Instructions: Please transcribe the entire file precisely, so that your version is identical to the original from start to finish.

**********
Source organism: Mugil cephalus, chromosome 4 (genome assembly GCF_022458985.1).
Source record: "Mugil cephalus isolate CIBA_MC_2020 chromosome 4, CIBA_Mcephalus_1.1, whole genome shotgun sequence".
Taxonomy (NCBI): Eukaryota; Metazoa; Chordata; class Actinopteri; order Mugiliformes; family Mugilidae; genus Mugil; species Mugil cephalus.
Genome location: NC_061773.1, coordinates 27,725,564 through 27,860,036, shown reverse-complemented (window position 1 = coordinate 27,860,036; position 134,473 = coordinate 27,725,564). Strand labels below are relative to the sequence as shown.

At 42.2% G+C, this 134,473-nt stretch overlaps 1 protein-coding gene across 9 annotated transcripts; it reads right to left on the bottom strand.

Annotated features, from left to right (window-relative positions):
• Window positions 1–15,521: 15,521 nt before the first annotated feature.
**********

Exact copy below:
Source organism: Mugil cephalus, chromosome 4 (genome assembly GCF_022458985.1).
Source record: "Mugil cephalus isolate CIBA_MC_2020 chromosome 4, CIBA_Mcephalus_1.1, whole genome shotgun sequence".
Taxonomy (NCBI): Eukaryota; Metazoa; Chordata; class Actinopteri; order Mugiliformes; family Mugilidae; genus Mugil; species Mugil cephalus.
Genome location: NC_061773.1, coordinates 27,725,564 through 27,860,036, shown reverse-complemented (window position 1 = coordinate 27,860,036; position 134,473 = coordinate 27,725,564). Strand labels below are relative to the sequence as shown.

At 42.2% G+C, this 134,473-nt stretch overlaps 1 protein-coding gene across 9 annotated transcripts; it reads right to left on the bottom strand.

Annotated features, from left to right (window-relative positions):
• Window positions 1–15,521: 15,521 nt before the first annotated feature.